Now, that doesn’t mean you can’t have help. By all means, ask your priest, your parents, and your godly friends to assist you. You can delegate some of the tasks of teaching to people whom you trust. But even though you delegate some of the teaching tasks, you still cannot delegate the responsibility. Whether you are teaching your child, or whether your trusted friend is teaching your child, it is still your own responsibility to make sure that your child is being thoroughly trained to love God with all his heart, all his mind, all his soul, and all his strength. If your child is not taught to do this, you will be the one to answer for it, because the responsibility is yours.
So there you have it. The task may sound very simple, yet daunting. God’s blueprint for success is twofold:
- Put God first all day, every day, in all that you do.
- Diligently teach your children to do the same.
But is all of this really necessary? Sure, it sounds good, but can’t we honestly slide by with a lot less effort? Some of you may be saying, “I have always worshiped God twice a week, and look how well I turned out!” Well, I hope I don’t step on too many toes here, but your assumption that you turned out well may be the very problem! We need to stop comparing ourselves with our pagan neighbors. Instead, we need to compare ourselves with Jesus. You may look righteous when compared with your adulteress coworker or with your ex-con uncle. But how holy do you look when you compare yourself with Christ? If Jesus himself spent hours a day praying and worshiping the Father, then how much more do we need to do that?
If you think Jesus would beat you in a holiness contest, then that means you still have more work to do. You haven’t arrived yet.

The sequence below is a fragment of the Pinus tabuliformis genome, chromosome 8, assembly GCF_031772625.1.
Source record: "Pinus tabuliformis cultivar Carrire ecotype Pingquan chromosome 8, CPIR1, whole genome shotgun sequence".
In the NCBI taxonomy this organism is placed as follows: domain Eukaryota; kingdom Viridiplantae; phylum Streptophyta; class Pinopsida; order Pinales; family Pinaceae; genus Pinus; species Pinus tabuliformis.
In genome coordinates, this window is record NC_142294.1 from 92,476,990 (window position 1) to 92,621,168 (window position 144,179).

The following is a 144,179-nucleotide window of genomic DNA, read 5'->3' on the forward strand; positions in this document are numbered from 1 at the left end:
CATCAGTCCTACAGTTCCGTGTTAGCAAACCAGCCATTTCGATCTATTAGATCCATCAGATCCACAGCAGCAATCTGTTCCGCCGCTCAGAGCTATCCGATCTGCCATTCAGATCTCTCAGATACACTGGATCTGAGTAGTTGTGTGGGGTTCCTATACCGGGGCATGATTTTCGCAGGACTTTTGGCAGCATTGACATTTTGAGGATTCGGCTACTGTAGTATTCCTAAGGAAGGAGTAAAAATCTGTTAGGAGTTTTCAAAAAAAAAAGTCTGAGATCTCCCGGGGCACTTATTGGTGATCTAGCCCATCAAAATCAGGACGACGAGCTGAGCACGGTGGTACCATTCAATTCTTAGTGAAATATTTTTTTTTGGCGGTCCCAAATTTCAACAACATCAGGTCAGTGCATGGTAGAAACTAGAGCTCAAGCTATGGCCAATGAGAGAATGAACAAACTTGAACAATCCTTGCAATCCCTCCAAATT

And God is not shocked by this. He knows that none of us here have arrived yet. He knows we are broken people. He knows we need help. And that is why He so graciously offers to help us. He knows that we need to worship him daily. And he knows that our children need it too. He loves our children even more than we do, and he wants our children to be raised in a manner that is even godlier than the way we were raised.
Then, by the grace of God, they will do an even better job of raising their children than we are doing of raising ours now. Even as we have learned lessons, and are standing on the shoulders of our parents, so may our children learn lessons, so that they may stand on our shoulders.
We are not just “raising children”. We are building temples of the Holy Spirit. Let us build with great care, with great sobriety, and with great love. For the temples we build are not temporary. They will stand forever. Let us therefore build with godly diligence.
This sermon was preached on Sunday morning, March 7, 2010, at Christ the King Orthodox Church, in Omaha, Illinois, by Joseph M. Gleason